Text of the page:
Se-doms, on the other hand, are more innovative. They want to experience different things and live in the present. Thus, they are more likely to ditch routine for the unknown.

2.   The Impact of Past Mistakes

Si uses their past experiences extensively in their daily lives. It’s almost as if they are stuck in the past. Thus, they are very much aware of their mistakes and try to avoid them.

This plays a big role in the direction their life takes. It also means they learn from their lessons.

Se is more interested in the present. Thus, even if a decision leads to a disastrous mistake, they can repeat the same action if they believe it will produce a different outcome.

This might see them achieve things Si users might miss out on. However, they might also fall into the same trap twice.

3.   Observation vs Implementation

Si is more interested in observing. Here’s why. Si wants to understand their environment, the actions of others, and the consequences. By doing so, they can plan and execute with precision.

Se users are different. These people absorb data with the intention of implementation. Backed by their auxiliary function, they are more interested in executing their ideas objectively.

4.   Attitude Towards Risk

Si users are less inclined to take risks. This goes against the whole purpose of remembering experiences and applying the lessons learned.

For Se users, risks are new ways to improve and live in the moment. They are generally more adventurous. When backed up by Ti, they take calculated risks.

5.   Learn First vs Learning on the Job

This follows the previous points. Because Si is focused on not making mistakes, they spend a lot of time collecting information and learning.

The downside is that they may seem indecisive or slow in making decisions. Se prefers to start a project and learn the basics simply. This is backed by their charisma or confidence in their abilities.

Who are the Major Si Users?

ISFJ and ISTJ use Si as their primary function. This function allows them to make decisions based on their past experiences.

ESFJ and ESTJ use Si as their auxiliary functions. In this case, Si backs up Fe and Te, thus helping them decide.

Other MBTI types use Si, but they are not as developed.

Who are the Major Se Users?

ESFP and ESTP use Se as their primary function. This function allows them to take in sensory experiences fully.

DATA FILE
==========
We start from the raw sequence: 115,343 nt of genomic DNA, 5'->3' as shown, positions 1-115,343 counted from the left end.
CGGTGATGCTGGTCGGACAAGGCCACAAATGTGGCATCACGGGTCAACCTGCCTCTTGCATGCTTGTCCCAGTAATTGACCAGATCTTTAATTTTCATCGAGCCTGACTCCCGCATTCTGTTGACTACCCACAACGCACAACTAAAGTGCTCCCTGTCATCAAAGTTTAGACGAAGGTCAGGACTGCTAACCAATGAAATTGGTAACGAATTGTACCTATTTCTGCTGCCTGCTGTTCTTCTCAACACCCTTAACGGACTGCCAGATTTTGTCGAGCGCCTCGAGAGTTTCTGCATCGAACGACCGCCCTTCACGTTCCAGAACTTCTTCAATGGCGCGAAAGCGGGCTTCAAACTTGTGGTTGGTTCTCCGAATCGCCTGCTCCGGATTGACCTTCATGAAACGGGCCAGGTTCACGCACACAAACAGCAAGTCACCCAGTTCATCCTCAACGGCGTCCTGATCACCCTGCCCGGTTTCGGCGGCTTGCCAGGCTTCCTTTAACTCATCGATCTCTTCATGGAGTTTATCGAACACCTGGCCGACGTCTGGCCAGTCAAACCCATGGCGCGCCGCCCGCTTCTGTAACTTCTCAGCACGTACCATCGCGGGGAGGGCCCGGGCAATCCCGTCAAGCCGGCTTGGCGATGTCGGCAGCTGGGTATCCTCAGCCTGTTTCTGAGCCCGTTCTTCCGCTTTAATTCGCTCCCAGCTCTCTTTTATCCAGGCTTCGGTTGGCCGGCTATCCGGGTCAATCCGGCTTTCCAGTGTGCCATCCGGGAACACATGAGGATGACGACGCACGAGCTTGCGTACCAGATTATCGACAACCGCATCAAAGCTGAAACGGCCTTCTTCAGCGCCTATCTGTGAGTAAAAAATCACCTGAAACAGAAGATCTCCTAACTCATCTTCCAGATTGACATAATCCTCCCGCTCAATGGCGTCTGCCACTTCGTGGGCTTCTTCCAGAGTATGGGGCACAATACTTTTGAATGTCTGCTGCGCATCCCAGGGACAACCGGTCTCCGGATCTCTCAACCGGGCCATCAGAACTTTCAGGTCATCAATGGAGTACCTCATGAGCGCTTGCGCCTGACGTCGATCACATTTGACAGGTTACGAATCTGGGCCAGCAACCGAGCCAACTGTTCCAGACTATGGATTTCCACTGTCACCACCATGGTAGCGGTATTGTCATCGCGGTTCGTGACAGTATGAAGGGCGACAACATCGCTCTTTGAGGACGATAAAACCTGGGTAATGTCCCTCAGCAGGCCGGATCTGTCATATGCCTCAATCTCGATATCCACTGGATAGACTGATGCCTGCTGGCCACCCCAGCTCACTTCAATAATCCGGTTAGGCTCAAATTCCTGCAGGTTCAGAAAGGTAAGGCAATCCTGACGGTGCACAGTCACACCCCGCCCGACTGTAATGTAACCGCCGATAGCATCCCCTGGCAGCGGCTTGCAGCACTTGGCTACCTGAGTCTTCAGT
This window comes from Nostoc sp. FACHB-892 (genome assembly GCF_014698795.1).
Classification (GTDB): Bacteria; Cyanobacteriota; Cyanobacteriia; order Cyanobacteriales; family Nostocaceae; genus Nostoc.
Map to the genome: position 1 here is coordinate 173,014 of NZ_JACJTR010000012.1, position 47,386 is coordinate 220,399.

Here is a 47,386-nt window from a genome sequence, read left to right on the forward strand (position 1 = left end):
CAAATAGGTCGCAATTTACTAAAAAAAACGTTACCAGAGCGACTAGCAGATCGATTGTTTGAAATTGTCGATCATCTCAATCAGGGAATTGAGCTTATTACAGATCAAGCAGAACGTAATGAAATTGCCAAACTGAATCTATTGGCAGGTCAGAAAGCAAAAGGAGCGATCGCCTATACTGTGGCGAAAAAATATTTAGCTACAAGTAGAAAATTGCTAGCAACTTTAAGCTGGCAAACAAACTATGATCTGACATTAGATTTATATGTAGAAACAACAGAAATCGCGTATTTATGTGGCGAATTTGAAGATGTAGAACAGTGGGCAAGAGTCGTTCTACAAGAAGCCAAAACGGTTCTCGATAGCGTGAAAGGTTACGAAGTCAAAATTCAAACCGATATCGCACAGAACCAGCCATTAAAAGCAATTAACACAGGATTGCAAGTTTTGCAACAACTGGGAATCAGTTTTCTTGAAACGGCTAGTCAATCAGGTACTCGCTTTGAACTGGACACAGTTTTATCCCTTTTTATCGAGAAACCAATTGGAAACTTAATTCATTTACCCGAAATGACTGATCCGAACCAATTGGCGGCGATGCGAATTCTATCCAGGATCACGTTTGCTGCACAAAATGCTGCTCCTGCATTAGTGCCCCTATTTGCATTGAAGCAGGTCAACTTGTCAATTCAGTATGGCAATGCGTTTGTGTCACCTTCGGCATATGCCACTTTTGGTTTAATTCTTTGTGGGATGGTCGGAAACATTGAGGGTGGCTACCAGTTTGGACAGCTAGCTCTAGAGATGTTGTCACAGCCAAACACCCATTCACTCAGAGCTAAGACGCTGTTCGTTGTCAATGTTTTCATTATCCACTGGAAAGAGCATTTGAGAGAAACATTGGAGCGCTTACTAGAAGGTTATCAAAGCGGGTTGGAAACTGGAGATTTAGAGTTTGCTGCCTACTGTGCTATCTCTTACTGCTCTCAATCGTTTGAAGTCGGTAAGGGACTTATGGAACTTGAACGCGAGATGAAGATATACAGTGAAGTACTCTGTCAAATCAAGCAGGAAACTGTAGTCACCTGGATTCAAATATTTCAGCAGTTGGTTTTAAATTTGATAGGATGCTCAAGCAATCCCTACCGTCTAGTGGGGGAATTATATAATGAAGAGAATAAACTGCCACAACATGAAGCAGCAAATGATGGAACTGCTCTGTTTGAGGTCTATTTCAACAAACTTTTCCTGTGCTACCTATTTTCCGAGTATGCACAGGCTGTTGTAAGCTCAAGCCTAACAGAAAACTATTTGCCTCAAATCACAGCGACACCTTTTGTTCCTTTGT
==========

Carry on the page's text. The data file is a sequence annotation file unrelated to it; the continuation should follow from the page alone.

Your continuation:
ISFP and ISTP use Se as their auxiliary function. In this case, Se backs up Fi and Ti, thus helping them to make decisions that resonate with them.

Other types use Se, but they are not as developed.

Frequently Asked Questions About Si vs Se

How Do I Know if I am Se or Si?

Do you feel excited about sensory experiences such as food, photography or exercise? Are you in touch with the physical world? If you are, you are probably Se.

Are you always comparing present challenges with past events and decisions? Do you want to learn and absorb information before diving in? If you do, you are probably Si.

You might have Si or Se as your tertiary or inferior functions. So, the feelings might be reduced.

What are Se Users Like?

Se-dom users are in touch with the physical world. They enjoy sensory experiences and are always on the go.

How Can I Develop My Si?

If you are not a Si-dom, you can strengthen your Si by paying attention to details or past events.

How Do You Get Out of the Si Grip?

Try to get away from past events or routines. Try new things and keep yourself busy. You should be fine.

So, that’s it with the Si vs Se comparison. Hope you had a blast!


    • Hello Sanechka,

      You’re welcome! Glad to know you enjoy the articles. If you have any requests for a particular article, don’t hesitate to let me know.

  1. Thank you for the article, but I am unsure anything was explained in similarities when saying, “… they are both sensing functions, so they both explain how we react to the external world. Both are also linked to the MBTIverse and Jungian theory. Their particular order or position on the cognitive stack depends on the particular type, and finally, both cognitive functions are equal.”

    Can that not be said about any cognitive function comparison?

    • Hello functianalyst,
      Like you have pointed out, that can be said about most cognitive functions, or perhaps all. That doesn’t change the fact that these are what both functions in focus have in similarity.


Please enter your comment!
Please enter your name here